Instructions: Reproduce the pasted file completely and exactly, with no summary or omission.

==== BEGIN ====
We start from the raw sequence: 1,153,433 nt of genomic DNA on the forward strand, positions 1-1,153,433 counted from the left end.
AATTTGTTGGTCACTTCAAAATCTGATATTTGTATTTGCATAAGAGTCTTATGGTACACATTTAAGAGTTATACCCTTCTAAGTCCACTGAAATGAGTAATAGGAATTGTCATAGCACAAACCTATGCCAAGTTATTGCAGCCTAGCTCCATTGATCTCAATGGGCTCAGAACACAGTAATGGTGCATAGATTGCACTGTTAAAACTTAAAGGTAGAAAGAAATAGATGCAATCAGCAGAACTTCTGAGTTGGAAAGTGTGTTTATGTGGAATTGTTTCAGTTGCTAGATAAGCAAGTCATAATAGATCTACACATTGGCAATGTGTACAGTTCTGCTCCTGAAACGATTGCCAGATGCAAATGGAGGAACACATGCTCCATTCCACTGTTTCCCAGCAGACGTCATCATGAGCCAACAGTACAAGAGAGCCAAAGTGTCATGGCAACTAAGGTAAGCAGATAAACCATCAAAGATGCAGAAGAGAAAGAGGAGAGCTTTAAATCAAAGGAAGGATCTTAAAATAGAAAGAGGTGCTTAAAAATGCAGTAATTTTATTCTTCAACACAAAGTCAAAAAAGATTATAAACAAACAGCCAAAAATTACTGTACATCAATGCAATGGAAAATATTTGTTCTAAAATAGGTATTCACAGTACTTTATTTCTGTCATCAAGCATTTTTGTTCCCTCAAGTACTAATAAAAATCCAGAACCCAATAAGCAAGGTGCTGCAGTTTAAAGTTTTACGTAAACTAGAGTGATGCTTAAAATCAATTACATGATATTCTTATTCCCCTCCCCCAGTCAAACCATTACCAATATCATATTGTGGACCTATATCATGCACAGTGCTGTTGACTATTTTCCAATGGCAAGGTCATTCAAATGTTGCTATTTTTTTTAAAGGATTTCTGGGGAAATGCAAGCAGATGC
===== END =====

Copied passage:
We start from the raw sequence: 1,153,433 nt of genomic DNA on the forward strand, positions 1-1,153,433 counted from the left end.
AATTTGTTGGTCACTTCAAAATCTGATATTTGTATTTGCATAAGAGTCTTATGGTACACATTTAAGAGTTATACCCTTCTAAGTCCACTGAAATGAGTAATAGGAATTGTCATAGCACAAACCTATGCCAAGTTATTGCAGCCTAGCTCCATTGATCTCAATGGGCTCAGAACACAGTAATGGTGCATAGATTGCACTGTTAAAACTTAAAGGTAGAAAGAAATAGATGCAATCAGCAGAACTTCTGAGTTGGAAAGTGTGTTTATGTGGAATTGTTTCAGTTGCTAGATAAGCAAGTCATAATAGATCTACACATTGGCAATGTGTACAGTTCTGCTCCTGAAACGATTGCCAGATGCAAATGGAGGAACACATGCTCCATTCCACTGTTTCCCAGCAGACGTCATCATGAGCCAACAGTACAAGAGAGCCAAAGTGTCATGGCAACTAAGGTAAGCAGATAAACCATCAAAGATGCAGAAGAGAAAGAGGAGAGCTTTAAATCAAAGGAAGGATCTTAAAATAGAAAGAGGTGCTTAAAAATGCAGTAATTTTATTCTTCAACACAAAGTCAAAAAAGATTATAAACAAACAGCCAAAAATTACTGTACATCAATGCAATGGAAAATATTTGTTCTAAAATAGGTATTCACAGTACTTTATTTCTGTCATCAAGCATTTTTGTTCCCTCAAGTACTAATAAAAATCCAGAACCCAATAAGCAAGGTGCTGCAGTTTAAAGTTTTACGTAAACTAGAGTGATGCTTAAAATCAATTACATGATATTCTTATTCCCCTCCCCCAGTCAAACCATTACCAATATCATATTGTGGACCTATATCATGCACAGTGCTGTTGACTATTTTCCAATGGCAAGGTCATTCAAATGTTGCTATTTTTTTTAAAGGATTTCTGGGGAAATGCAAGCAGATGC